(Before I start, can I draw you attention to a very nice online interview with Greg Spalenka of Artist as Brand? Greg and I come at some of the same issues with different approaches, but there's a good deal we share in common, as you'll see from his questions and my answers.)
I sat down to write this morning but Ellie, upstairs in her office, discovered that the telephones had gone haywire. I'm not good in such circumstances. First, I just don't have the technical knowledge or skill to do anything about it; and as a result, my mind runs off shrieking into paroxysms of frustration. I've been running round the house from phone to phone trying to get one of them back on track, but pushing every button in sight does nothing to help. Now I'm back at my desk but my coffee has gone cold, my head is also a jumble of disconnected wires, and the phones still don't work. Ellie is upstairs in her office working through the maze of AT&T menus, trying to reach a human being to talk to.
Coincidentally, I was thinking earlier this morning that I'd write something about telephones. The thought was occasioned by an early trip down to the local market to buy a newspaper and some cans of 100 percent pumpkin. (You may be wondering why we needed 100 percent pumpkin so early in the morning. I'll digress enough to explain that George has been having unmentionable problems in the bowel department, and we remembered that pumpkin, in the past, had helped...)
So, back to the telephones. I stood in a short line at the checkout station and could hardly help but notice that every single person in the line had a cell phone in hand, and was either actually on the telephone, engaged in conversation with some person unknown to the rest of us, or perhaps checking email or the latest news. Every single person. Having made my purchases, I made my way out into the parking lot and found a couple more, similarly preoccupied. Had I not left my phone at home, I guess, to be scrupulously honest, I might have been fiddling with mine, too.
So I was thinking about connection, and how virtually non-stop electronic connection has become a way of life in today's society. What I saw at the market would have been unthinkable ten years ago. Now it's the norm. We expect connection whenever and wherever we are, and allow ourselves to go crazy when we're deprived of it. We tend to forget the paradox that when we're connected online, we're dis-connected from everything else around us--from the reality of life itself. I can't exculpate myself from this distressing new phenomenon: Ellie complains that the laptop gives me online access even in bed in the morning. And she's right. When I'm working on the computer, I'm somehow not really "there." And certainly not "here"--as in "here and now." My mind is elsewhere.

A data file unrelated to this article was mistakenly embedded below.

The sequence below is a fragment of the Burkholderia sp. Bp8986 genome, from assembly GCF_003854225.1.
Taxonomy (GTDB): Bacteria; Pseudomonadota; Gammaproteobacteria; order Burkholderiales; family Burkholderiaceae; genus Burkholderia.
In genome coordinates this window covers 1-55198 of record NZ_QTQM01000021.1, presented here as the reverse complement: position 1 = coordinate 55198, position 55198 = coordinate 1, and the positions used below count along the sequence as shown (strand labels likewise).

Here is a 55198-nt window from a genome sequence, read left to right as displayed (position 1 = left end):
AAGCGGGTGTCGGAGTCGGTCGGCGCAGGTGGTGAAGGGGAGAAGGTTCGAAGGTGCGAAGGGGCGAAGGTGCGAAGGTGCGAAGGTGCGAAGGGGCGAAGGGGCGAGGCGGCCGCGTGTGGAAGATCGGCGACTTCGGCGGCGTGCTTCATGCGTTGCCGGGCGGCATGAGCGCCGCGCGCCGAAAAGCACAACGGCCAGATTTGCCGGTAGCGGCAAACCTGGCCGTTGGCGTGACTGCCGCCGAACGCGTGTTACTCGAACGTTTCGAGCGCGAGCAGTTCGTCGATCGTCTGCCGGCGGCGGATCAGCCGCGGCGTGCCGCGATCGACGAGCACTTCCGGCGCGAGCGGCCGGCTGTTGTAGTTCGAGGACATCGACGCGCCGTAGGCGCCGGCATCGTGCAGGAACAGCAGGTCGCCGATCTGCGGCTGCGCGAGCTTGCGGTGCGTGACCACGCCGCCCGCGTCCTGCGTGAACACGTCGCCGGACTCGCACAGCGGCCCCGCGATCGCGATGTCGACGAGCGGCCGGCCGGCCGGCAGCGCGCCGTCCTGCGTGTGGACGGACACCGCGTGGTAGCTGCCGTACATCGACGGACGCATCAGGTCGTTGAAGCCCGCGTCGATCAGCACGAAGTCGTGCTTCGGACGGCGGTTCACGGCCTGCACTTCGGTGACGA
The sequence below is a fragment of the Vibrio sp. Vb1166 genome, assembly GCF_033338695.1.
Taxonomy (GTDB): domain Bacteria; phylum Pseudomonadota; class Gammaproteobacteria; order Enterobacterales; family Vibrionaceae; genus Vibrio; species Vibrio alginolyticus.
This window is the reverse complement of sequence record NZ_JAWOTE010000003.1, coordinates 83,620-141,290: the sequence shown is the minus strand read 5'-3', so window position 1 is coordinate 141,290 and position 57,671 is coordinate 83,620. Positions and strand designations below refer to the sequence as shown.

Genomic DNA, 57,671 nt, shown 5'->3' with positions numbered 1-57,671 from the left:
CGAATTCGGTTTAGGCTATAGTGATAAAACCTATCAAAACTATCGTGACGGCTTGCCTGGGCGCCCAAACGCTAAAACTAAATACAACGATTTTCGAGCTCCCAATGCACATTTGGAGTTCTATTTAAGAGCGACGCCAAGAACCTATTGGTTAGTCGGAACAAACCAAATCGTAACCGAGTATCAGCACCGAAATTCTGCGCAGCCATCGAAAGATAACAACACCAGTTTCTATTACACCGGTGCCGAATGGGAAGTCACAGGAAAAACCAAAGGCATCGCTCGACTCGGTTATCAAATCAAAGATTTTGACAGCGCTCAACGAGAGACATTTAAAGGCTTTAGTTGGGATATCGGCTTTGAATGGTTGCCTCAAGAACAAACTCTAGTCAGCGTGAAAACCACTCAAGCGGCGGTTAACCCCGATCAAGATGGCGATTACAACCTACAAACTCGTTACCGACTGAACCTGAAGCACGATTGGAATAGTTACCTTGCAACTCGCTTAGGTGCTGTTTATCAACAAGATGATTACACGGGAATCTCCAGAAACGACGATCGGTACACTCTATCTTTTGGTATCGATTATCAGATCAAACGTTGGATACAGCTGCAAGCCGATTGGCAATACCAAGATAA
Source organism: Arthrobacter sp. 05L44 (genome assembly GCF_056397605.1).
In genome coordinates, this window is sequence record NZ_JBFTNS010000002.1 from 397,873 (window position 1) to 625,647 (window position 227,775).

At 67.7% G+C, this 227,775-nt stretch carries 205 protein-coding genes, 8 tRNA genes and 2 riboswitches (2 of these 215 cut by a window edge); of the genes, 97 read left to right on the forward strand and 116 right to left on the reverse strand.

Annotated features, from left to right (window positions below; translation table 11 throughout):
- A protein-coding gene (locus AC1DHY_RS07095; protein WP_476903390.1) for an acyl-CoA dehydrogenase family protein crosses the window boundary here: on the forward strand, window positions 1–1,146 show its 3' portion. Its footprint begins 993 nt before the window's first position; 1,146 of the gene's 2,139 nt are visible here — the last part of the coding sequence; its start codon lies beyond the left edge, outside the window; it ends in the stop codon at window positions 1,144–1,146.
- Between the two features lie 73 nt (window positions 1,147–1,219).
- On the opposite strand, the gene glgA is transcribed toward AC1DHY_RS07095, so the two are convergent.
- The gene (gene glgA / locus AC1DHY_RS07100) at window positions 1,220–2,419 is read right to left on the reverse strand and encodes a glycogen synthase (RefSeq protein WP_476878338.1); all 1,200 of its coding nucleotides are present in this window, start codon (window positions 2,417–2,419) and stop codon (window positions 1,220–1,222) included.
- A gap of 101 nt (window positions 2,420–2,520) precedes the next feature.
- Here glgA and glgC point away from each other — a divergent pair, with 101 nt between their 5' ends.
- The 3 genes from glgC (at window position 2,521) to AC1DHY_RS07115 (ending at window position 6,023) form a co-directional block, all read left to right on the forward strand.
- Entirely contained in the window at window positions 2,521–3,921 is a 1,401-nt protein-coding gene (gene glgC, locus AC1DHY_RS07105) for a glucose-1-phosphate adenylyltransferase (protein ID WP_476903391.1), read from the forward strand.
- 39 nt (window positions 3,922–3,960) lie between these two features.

So it seems that vast numbers of us are elsewhere a good deal of the time. Walk down the street, stop for a cup of coffee at your local Starbucks, go our for dinner in the evening... you're surrounded everywhere by people who are not there.
"Only connect," wrote E. M. Forster at the end of his great novel, Howard's End. But I don't think he was envisioning the kind of connection we have today. "Only connect the prose and the passion," he continued, "and both will be exalted, and human love will be seen at its height. Live in fragments no longer. Only connect, and the beast and the monk, robbed of the isolation that is life to either, will die." The prose and the passion--how we live our daily lives, perhaps, and what we feel, what happens in the heart--will both be exalted as a result, and human love will be seen for the best that it can be. Are we not "living in fragments" with our bits and bytes, our tweets and Facebook communications with our "friends"? So who is the beast, and who the monk? The beast, the animal part of our human being, the part that exists only to satisfy the animal instinct, the competition for procreation and survival? The monk, deluded by some notion of spiritual purity, as disconnected from the world as those ascetic companions of the Buddha, before he found enlightenment?
Forster's "connect" seems to me to suggest a Middle Way, a place where compassion rules, where we accept both the demonstrable vulnerability of our humanity and the unattainable quality of perfection. In any case, it's a far cry from the kind of "connection" that our technological advances have to offer, where electronic impulses replace human touch and pixels of light stand in for the human face. I have something to learn from the panic that set in this morning, when the phones didn't work...